Manhattan’s population expanded beyond all expectations of Randel or the city commissioners from a mere 33,111 in 1790 to 2,284,103 in the 1920 census. As such a new sense of industrial scale and materiality emerged, against which individuals, born when farmland still covered the island, could compare their muddy agricultural practices and desires. Construction expanded rapidly northwards and the thousands of buildings constructed along the grid’s long straight lines began to form a set of highly visible canvasses for businesses and advertisers to sell their goods, services and dreams. A new industry emerged that used size, scale, and colour to convey its message to the people below. Huge, hand-painted, advertisements were painted in bold attention-seeking colours on the sides of many buildings, up to fifty feet tall and twenty feet wide, and designed to stir New York’s citizens from their reverie and make them lift their eyes from the grid. The majority of advertisements have now disappeared: they either perished when the building they were painted upon was knocked down or were covered over by the endless procession of bigger, newer buildings being built as part of New York’s restless desire to reinvent and remake itself.  However, the destiny of some advertisements was more gradual and much less dramatic. For regardless of the thickness of their original paint or intensity of their colours, their fate has been to slowly fade out of existence while exposed to the city’s scorching summers and freezing winters: remaining open to the relentless cycles of sun, rain, snow and ice in a dense urban climate of pollution and humidity. What remains are the faded remnants of the these gigantic advertisements.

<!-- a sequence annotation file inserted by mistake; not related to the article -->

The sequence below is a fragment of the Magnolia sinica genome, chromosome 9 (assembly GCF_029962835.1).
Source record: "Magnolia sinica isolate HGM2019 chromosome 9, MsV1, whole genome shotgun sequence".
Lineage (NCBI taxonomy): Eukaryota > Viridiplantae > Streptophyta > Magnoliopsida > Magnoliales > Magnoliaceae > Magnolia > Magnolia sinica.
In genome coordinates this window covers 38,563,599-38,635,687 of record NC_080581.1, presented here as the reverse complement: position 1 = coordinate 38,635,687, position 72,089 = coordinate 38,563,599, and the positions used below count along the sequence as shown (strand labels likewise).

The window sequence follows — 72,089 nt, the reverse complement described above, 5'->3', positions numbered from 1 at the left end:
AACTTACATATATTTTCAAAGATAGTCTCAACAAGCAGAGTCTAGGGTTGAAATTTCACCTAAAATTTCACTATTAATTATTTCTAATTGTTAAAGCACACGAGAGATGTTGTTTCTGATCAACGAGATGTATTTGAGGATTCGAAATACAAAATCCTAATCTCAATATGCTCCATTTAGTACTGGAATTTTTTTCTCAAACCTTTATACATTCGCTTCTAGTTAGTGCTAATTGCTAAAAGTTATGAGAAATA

For the last twenty years, New York teacher and photographer Frank Jump has spent his evenings and weekends roaming the city’s streets capturing and archiving these disappearing giants before they completely fade into oblivion. Jump has photographed and archived, somewhere in the region of 5000 signs across New York’s five boroughs, of which perhaps only 1000 can still be seen today. Mostly they advertise products that can no longer be bought, made by companies that no longer exist, painted on buildings whose original occupants are forgotten, by men long since departed and were often considered eyesores in their day.